Massive cuts in the airline industry inevitable

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United Airlines jet parked at San Francisco International Airport. (Photo by

Perhaps, for many any airlines employees the date October 1 is their worst career nightmare. Here is why? In March $25 billion in U.S. government stimulus funds went to U.S. passenger airlines. The money was to cover payrolls and to secure the jobs of hundred of thousands in the airline industry through the end of September.

However, on October 1 the government stimulus runs out and provides no further protections against job cuts. The airlines responded with warnings of massive layoffs as they continue to lose money due to the worldwide ongoing coronavirus pandemic. To save they have to downsize their operations significantly including laying off staff deemed redundant.

The U.S. Airlines

There were conditions by which the U.S. airlines received the government bailout. Under the coronavirus relief law, also known as the CARES Act, prohibited the airlines from carrying out involuntary furloughs, staff layoffs, and pay cuts.

As early as June the airlines sounded the alarm of the expiration of the CARES Act protection. In a memo sent to staff on June 26, Delta Air Lines informed of 2558 pilots that can lose their jobs and another 7900 eligible employees will be expected to take early retirement. Delta has already reach an agreement with the union representing its pilots that the leave under the agreement will be no later than January 1st of 2022.

In early July United Airlines executives announced that company will be sending notices of layoffs to 36 000 of its staff. The number of 36 000 can reach only in the worst possible scenario, according to the airlines. Similar to Delta, United also intents to offer early retirement to qualifying employees to avoid the layoffs.

The situation with American Airlines is not much different. For this fall travel season the airline expects to have as many as 20 000 more employees then it really needs because of the slow passenger demand. In mid-July American representatives sent out a warning that as many as 25 000 workers may need to go. Among them flight attendants face the biggest cut of 10 000.

At other U.S. airlines the situation is similar if not worse. For example, Hawaiian Airlines is one of the hardest hit by the effects of the coronavirus pandemic as traveling to the Hawaiian islands has stalled.

In a video message the Hawaiian Airlines president and CEO, Peter Ingram, announced that nearly 820 flight attendants and 173 pilots will be let go as big portion of it will be involuntary.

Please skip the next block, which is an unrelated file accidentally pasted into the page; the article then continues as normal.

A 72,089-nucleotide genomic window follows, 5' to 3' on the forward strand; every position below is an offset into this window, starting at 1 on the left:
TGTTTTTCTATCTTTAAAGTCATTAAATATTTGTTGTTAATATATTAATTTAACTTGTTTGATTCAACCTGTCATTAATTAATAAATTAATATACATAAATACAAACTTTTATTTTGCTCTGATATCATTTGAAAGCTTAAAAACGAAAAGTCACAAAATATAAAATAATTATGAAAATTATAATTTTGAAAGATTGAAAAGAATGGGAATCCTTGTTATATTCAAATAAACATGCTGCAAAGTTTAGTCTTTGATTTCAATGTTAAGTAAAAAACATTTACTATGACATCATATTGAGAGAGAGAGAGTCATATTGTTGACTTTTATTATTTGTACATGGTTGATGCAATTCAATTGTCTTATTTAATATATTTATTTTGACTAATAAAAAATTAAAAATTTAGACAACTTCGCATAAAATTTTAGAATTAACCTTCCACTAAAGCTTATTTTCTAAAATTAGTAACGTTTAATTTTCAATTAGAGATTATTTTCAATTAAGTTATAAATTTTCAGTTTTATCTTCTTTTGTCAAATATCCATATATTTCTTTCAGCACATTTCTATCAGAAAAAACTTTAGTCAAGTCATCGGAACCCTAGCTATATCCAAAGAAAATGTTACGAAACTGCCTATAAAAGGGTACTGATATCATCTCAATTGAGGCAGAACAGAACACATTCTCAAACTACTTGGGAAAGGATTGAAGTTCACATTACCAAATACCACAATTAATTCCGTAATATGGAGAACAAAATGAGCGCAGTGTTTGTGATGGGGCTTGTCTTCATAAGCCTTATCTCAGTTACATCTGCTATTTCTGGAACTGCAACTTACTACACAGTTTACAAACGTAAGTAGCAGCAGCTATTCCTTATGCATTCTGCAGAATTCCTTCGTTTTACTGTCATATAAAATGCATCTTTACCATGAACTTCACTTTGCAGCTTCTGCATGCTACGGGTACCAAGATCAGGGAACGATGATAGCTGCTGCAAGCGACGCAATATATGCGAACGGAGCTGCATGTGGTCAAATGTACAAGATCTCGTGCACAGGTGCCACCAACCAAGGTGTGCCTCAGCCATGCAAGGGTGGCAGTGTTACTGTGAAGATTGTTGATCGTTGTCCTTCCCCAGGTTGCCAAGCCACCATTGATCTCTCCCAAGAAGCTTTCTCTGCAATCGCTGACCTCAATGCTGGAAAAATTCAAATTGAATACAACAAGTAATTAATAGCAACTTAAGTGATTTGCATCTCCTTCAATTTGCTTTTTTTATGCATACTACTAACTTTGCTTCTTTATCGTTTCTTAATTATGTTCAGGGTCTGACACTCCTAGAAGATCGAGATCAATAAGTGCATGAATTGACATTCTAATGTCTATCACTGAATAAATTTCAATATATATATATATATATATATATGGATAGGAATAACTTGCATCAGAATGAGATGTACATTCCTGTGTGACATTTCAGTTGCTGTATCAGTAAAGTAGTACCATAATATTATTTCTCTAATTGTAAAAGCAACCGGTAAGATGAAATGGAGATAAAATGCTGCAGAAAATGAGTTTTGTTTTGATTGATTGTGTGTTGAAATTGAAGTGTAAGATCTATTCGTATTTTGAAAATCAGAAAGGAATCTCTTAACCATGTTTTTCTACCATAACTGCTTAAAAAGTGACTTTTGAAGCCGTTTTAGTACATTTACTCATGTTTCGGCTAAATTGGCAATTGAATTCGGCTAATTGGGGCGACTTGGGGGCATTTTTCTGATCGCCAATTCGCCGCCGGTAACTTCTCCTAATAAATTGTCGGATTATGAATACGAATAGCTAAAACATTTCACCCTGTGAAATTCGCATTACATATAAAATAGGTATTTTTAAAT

“[…] I haven’t seen anything in that time that compares to the way that this pandemic has hobbled our business,” he said. “We’re forced to take steps now that just a few months ago were unthinkable. I’m sure for many of you there is sadness, some disbelief and anxiety for the future. I share those emotions and more.”, Ingram said in the video message to its employees.

At this time travel to the US state of Hawaii is almost non existent at 93% below for the same period of last year, Airlines for America reports. Hawaii’s economy like many other island destination relies solely on holiday travelers.

Airlines try what they can to minimize the number of involuntary employees departures by offering early retirement options to those eligible. However, many laid off employees will end up collecting unemployment for the foreseeable future unless the government doesn’t step in again.

Possible U.S. government help

“We’ll be helping the airlines. You have to help the airlines…” This what the U.S. President Donald Trump said recently to reporters on his way to Kenosha, Wisconsin. However, the President did not give any specifics.

According to the White House Chief of Staff Mark Meadows the administration of the President is considering executive actions to avert the possible big layoff at the U.S. airlines had Congress fails to negotiate another economic stimulus package.

Currently, such package is at halt as democrats and republicans cannot agree on its terms.

As October 1 approaches airlines have become more vocal of the cuts they plan which even outnumber what they previously announced.

For example, American Airlines announced last week that it will have to reduce its workforce by 40 000 employees which is double of what American previously said had not the government provide another employee payroll protection stimulus.

At the end of August United Airlines also warned of the need to cut 2 850 pilots between October 1 and November 30 had the U.S. government doesn’t come to the rescue.

However, as the coronavirus pandemic has no ending in sight providing an on-going U.S. stimulus protection to the airline industry may turned to be a lost battle against time.

The current airline employment market is grim as no commercial airlines are hiring. The situations is similar across the board in the industry. Pilots and flight attendants who once enjoyed their work traveling the world now have to face a different reality.

The world economy is projected to continue to shrink further. According to Airlines for America, the U.S. airlines passenger volume for week ending on August 23 still remains 70% below year-ago levels while international travel remains 87% below year-ago levels. Restrictions and passenger confidence on travel are still very low.

Airlines for America predicts that it is unlikely to see a return to 2019 passenger levels before 2023-2024.

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Ian Powers is a travel blogger and nature enthusiast. Ian has over 20 years of aviation travel experience.

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